It didn’t take long for the Pittsburgh Penguins to get on the board in their 5-0 win against the Carolina Hurricanes Sunday afternoon at CONSOL Energy Center.
At the 16-minute mark in the first period, Olli Maatta took a drop-pass from Evgeni Malkin just inside the offensive zone that setup the 21-year old’s fifth goal of the season.
But a key factor in the score was newly acquired winger Carl Hagelin, who boxed out his defender at the crease long enough for Maatta to deke inside, and drill a top corner, stick-side shot to give the Pens’ an early 1-0 lead.
Hagelin, of course, was recently brought to the Steel City from Anaheim in exchange for David Perron and Adam Clendening.
Without a single practice under his belt, Hagelin was thrown into the fire, but did what he was asked as the Pens’ newest member: add speed and create chaos.
“I’m just trying to play my game” Hagelin said. “I try to use my speed, create turnovers and drive through the middle to create ice for my teammates, and I think I did that today.
“My legs are feeling good, and I had a couple chances. Obviously I didn't bury, but I’m not going to sit here and talk about myself, because we won 5-0 and it’s a team game that matters.”
Hagelin has made his mark in the NHL as a premiere speedster that can add pace to any line, but is also a nice addition to the penalty kill, which is exactly what head coach Mike Sullivan wanted with the acquisition.
Because of the recent injury to Nick Bonino the Pens needed to find another strong penalty-killer, and Hagelin added some valuable PK time in his first appearance. He helped the Pens PK unit go 4-for-4.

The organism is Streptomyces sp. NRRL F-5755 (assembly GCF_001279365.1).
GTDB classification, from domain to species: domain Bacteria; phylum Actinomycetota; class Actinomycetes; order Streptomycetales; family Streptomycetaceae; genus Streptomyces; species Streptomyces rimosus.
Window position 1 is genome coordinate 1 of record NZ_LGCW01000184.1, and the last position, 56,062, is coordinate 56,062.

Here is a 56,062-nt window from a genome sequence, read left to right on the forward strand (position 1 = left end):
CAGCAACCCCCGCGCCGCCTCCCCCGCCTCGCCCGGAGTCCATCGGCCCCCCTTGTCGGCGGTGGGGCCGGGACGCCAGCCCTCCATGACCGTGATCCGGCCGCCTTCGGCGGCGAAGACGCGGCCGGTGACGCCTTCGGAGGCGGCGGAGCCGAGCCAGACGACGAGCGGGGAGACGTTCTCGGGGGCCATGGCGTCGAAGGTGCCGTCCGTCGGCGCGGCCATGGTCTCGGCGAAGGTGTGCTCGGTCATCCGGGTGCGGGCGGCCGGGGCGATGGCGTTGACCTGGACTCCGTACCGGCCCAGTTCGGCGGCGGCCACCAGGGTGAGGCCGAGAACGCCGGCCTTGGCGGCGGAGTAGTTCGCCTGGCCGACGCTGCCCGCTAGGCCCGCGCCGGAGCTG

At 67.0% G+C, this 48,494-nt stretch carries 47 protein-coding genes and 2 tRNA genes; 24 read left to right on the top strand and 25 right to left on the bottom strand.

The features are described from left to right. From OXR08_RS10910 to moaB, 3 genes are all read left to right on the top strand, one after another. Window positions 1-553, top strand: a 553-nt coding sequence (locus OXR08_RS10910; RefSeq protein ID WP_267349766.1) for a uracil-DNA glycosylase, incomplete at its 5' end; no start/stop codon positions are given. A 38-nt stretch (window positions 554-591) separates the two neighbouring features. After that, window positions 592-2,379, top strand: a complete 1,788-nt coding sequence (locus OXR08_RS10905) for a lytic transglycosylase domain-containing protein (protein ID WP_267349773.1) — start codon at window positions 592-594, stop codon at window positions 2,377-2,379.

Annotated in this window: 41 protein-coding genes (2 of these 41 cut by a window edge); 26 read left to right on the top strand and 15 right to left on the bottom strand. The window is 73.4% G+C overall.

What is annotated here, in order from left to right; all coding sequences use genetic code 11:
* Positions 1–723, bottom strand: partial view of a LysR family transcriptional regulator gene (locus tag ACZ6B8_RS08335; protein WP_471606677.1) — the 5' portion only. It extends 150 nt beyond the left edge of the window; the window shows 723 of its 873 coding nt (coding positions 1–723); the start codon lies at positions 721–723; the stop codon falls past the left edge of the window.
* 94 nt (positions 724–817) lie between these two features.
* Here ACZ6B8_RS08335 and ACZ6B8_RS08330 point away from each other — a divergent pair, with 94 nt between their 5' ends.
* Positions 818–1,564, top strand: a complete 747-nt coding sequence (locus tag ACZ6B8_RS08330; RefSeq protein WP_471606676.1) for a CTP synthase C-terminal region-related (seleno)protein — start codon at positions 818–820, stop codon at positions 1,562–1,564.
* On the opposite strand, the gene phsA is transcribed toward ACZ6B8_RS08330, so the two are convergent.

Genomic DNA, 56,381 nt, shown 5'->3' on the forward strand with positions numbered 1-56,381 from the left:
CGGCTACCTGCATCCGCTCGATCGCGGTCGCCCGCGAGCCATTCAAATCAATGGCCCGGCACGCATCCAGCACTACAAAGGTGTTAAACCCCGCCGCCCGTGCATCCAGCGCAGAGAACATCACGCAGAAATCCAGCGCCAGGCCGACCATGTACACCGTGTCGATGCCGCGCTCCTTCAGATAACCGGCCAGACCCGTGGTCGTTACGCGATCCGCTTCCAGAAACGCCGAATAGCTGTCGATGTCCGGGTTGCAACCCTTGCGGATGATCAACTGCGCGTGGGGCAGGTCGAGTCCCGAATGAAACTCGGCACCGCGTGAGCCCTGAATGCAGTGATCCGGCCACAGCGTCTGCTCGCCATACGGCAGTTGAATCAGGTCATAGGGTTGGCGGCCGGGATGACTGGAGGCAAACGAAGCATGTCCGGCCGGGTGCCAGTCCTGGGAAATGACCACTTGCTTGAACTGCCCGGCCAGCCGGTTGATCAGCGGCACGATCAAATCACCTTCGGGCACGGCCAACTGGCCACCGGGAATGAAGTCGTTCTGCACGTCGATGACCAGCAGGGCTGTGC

“I’ve been PK’ing for a while now in this league,” Hagelin said. “I think experience is key when it comes to the PK, and obviously we didn’t let in any goals today so that’s a good thing.
“You can always get better, but we got the two points and that’s all that matters.”
Sullivan and Hagelin both worked together in New York, while the Pens’ head coach was an assistant with the Rangers. Now, three years later, the two are reunited with one another in Pittsburgh.
“I was a young guy when I came up, but he was a really good coach,” Hagelin said. “He was there for me when I needed it, and he obviously gave me good advice.”
In his first game with the Pens, Hagelin registered just over 13 minutes on the ice, and finished with four shots on goal. But the box score isn't always an indicator of a player’s performance.
“I thought he was solid,” Sullivan said. “I think his speed is evident, and the more he gets to play with ‘Geno’ and the other guys, the more familiar he’ll get with them. It’ll allow him to get better. But I think his speed is evident and gives him the ability to create plays.”
Written by CJ Harvey